By A Correspondent- Mpilo Central Hospital yesterday received state-of-the-art machines from the Higher Life Foundation to help the hospital improve maternal and neo-natal health services.
The equipment includes three cardio tachographs, one ultrasound, three portable multi-parameter monitors, three vacuum extraction kits, 10 suction machines, two neonate resuscitation kits, three CPAP machines, three multi-parameter monitors, four infusion pumps and four syringe pumps.
Part of the package includes servicing the donated machines whenever they break down which the foundation will finance in partnership with the ELMA Group of Foundations. Mpilo recorded 7 167 births, 44 home births and 10 deaths last year which translate to a 140 MMR.
A total of 378 women died while giving birth in Zimbabwe in 2020 which translates to a maternal mortality ratio (MMR) of about 127 per 100 000 births. Of these women, 66 died at home while 312 lost their lives at health institutions.
In the Trends in Maternal Mortality Study, the United Nations considers an MMR of less than 100 as low, between 100 and 299 as moderately low and high when it is 300 to 499.
In his speech, Higher Life Foundation chief executive officer Dr Kennedy Mubaiwa said the placement and use of this critical equipment in maternity wards will improve maternal and neonatal health outcomes.
“These will also facilitate the correct risk assessments, diagnosis, and treatment of mothers and neonates. The maternal health project is part of our work towards strengthening the healthcare system in Zimbabwe,” he said.
Dr Mubaiwa said Covid-19 continues to disrupt the provision of essential maternal and neonatal health services.
“We remain truly grateful to The ELMA Group of Foundations for their continued investment and support to this project which builds capacity of our maternity wards and healthcare staff within our hospitals,” said Dr Mubaiwa.
The equipment was also distributed to maternity departments at Sally Mugabe Hospital, Mbuya Nehanda Maternity Hospital, Chitungwiza Hospital, United Bulawayo Hospitals (UBH), Manicaland Provincial Hospital and Midlands Provincial Hospital.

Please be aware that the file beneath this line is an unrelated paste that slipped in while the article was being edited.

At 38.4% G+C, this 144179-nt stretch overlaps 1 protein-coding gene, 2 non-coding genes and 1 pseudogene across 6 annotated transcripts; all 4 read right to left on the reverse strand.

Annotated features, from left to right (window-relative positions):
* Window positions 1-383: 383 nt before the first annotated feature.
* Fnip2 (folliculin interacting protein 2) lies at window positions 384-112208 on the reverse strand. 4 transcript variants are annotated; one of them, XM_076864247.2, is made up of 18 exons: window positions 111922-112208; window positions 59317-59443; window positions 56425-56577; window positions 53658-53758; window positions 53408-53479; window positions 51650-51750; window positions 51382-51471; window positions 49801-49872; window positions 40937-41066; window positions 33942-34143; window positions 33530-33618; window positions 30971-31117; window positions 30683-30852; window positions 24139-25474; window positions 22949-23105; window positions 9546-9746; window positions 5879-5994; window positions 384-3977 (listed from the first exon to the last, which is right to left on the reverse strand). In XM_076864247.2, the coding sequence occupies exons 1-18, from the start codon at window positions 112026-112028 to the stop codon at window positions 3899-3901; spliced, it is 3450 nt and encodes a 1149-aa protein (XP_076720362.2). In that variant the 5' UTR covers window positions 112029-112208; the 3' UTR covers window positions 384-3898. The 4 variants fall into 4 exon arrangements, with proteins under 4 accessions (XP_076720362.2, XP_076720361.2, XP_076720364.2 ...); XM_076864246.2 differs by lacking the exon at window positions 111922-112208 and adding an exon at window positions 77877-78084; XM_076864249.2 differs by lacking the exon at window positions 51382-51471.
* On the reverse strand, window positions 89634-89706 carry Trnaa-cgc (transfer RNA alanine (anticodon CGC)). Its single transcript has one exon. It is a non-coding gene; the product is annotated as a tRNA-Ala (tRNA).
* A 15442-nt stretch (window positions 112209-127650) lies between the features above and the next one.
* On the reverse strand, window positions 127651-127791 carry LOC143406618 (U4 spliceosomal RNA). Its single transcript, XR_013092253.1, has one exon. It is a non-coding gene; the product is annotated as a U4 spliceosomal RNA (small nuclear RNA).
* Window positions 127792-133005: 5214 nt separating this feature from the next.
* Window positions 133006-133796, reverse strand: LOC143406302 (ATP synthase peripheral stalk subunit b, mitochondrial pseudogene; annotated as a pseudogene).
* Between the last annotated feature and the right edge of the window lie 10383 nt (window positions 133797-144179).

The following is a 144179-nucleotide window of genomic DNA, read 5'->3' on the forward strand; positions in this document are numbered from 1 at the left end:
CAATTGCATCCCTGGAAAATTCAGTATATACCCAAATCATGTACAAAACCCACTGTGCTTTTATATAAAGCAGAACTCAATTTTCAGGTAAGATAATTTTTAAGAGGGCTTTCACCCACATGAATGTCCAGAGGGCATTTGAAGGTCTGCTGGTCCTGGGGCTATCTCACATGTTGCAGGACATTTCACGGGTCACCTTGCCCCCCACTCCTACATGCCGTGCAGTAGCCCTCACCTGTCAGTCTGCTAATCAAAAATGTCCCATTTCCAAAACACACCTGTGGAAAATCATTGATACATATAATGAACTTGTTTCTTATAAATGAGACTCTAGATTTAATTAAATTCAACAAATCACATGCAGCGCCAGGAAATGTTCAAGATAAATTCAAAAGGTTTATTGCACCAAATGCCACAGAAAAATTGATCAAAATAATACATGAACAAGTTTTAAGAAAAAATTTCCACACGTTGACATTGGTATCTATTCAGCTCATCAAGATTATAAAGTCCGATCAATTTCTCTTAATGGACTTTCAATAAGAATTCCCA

“This is the second round of equipment deliveries to the seven hospitals after the first handover in December. Furthermore, to build technical capacity and improve service delivery, we recently commenced Emergency Obstetrics and Neonatal Care Training and Human Factors, Leadership, and Ethics Training which will reach 3 768 doctors, nurses, midwives, and auxiliary staff,” he said.
Dr Mubaiwa added: “Our hope, through the provision of this equipment and delivery of much-needed training, is to create a safe working environment in our maternity wards and to improve maternal and neonatal health outcomes across the institutions we have targeted.”
Mpilo acting chief executive officer Professor Solwayo Ngwenya said the machines will help Mpilo to continue saving the lives of pregnant women and unborn babies.
“We are very grateful because this equipment will improve maternal and neo-natal health. The ultimate aim is making sure we deliver safe babies as women are a backbone of the nation and we should do everything to save their lives as they bear the future of Zimbabwe,” said Prof Ngwenya.
Mpilo has been doing well in providing maternal services as shown by a sharp decline in maternal deaths says Prof Ngwenya.
“Our challenge has been to reduce neo-natal mortality which remains high. Covid has also affected us in a way as some of our deaths were recorded from positive women,” said Prof Ngwenya.-chronicle